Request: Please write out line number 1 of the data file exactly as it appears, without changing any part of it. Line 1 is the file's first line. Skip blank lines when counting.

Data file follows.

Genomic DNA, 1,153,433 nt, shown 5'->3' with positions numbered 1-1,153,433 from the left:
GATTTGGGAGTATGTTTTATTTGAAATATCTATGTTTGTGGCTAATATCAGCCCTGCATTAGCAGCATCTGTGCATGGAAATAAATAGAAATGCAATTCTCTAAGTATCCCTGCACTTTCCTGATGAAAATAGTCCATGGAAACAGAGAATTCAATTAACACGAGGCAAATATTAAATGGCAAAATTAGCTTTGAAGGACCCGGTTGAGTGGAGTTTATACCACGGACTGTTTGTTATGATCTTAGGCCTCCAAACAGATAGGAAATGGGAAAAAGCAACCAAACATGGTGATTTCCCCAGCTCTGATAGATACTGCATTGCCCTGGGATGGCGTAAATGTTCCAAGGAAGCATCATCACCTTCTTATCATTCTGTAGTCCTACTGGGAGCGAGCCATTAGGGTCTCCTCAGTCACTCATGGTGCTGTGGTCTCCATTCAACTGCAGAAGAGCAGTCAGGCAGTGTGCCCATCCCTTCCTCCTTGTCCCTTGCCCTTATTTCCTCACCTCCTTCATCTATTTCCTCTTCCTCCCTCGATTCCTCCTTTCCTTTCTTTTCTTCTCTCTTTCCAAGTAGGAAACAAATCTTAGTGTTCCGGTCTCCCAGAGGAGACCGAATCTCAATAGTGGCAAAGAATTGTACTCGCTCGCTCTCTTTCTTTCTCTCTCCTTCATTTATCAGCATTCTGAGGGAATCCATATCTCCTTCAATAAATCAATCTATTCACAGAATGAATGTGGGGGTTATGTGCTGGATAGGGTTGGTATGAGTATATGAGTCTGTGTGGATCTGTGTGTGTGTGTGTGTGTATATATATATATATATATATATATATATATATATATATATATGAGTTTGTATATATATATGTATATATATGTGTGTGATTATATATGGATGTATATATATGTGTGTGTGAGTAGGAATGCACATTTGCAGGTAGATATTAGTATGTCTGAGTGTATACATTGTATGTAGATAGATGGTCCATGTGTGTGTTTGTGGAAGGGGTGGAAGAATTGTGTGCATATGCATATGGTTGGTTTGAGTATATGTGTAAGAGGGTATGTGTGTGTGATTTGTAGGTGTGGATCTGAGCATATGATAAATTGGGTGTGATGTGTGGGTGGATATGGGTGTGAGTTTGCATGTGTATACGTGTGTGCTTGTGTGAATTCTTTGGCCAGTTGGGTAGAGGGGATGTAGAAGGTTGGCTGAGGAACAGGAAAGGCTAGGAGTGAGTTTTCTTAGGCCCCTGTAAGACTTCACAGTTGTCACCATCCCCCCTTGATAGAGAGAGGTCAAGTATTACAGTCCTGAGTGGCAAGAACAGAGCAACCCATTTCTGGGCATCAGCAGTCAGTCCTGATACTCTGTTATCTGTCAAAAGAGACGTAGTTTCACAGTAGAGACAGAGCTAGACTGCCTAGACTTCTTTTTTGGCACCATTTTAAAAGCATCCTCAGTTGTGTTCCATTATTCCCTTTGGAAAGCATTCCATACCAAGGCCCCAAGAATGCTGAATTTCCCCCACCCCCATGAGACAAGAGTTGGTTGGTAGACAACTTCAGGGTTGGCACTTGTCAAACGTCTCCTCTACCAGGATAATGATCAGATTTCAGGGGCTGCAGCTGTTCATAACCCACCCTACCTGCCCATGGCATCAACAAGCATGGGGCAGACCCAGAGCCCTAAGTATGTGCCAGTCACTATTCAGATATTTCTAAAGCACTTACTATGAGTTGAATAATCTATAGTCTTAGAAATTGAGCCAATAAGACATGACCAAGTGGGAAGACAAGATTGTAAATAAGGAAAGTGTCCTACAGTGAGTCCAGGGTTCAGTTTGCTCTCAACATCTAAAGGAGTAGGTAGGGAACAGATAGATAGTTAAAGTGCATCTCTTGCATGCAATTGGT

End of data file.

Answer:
Genomic DNA, 1,153,433 nt, shown 5'->3' with positions numbered 1-1,153,433 from the left: